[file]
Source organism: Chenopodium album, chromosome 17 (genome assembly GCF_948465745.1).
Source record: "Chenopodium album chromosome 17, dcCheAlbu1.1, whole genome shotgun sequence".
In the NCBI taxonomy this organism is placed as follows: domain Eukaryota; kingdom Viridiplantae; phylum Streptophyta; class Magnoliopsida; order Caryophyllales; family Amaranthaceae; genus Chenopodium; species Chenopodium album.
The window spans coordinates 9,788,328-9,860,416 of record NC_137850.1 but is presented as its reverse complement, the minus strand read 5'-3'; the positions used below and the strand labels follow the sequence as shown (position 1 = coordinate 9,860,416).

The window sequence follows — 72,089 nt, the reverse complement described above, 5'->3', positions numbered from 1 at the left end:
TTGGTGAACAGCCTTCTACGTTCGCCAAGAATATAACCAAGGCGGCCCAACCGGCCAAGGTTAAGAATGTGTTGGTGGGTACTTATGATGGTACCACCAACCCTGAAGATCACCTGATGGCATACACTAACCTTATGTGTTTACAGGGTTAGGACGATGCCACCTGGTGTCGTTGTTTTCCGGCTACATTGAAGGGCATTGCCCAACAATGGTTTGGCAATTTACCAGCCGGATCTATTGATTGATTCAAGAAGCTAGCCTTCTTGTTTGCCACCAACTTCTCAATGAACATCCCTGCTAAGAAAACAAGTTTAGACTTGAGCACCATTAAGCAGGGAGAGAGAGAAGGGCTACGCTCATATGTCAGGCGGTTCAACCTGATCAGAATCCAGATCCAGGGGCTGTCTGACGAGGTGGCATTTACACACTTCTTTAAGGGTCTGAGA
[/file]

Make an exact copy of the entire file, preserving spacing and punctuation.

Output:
Source organism: Chenopodium album, chromosome 17 (genome assembly GCF_948465745.1).
Source record: "Chenopodium album chromosome 17, dcCheAlbu1.1, whole genome shotgun sequence".
In the NCBI taxonomy this organism is placed as follows: domain Eukaryota; kingdom Viridiplantae; phylum Streptophyta; class Magnoliopsida; order Caryophyllales; family Amaranthaceae; genus Chenopodium; species Chenopodium album.
The window spans coordinates 9,788,328-9,860,416 of record NC_137850.1 but is presented as its reverse complement, the minus strand read 5'-3'; the positions used below and the strand labels follow the sequence as shown (position 1 = coordinate 9,860,416).

The window sequence follows — 72,089 nt, the reverse complement described above, 5'->3', positions numbered from 1 at the left end:
TTGGTGAACAGCCTTCTACGTTCGCCAAGAATATAACCAAGGCGGCCCAACCGGCCAAGGTTAAGAATGTGTTGGTGGGTACTTATGATGGTACCACCAACCCTGAAGATCACCTGATGGCATACACTAACCTTATGTGTTTACAGGGTTAGGACGATGCCACCTGGTGTCGTTGTTTTCCGGCTACATTGAAGGGCATTGCCCAACAATGGTTTGGCAATTTACCAGCCGGATCTATTGATTGATTCAAGAAGCTAGCCTTCTTGTTTGCCACCAACTTCTCAATGAACATCCCTGCTAAGAAAACAAGTTTAGACTTGAGCACCATTAAGCAGGGAGAGAGAGAAGGGCTACGCTCATATGTCAGGCGGTTCAACCTGATCAGAATCCAGATCCAGGGGCTGTCTGACGAGGTGGCATTTACACACTTCTTTAAGGGTCTGAGA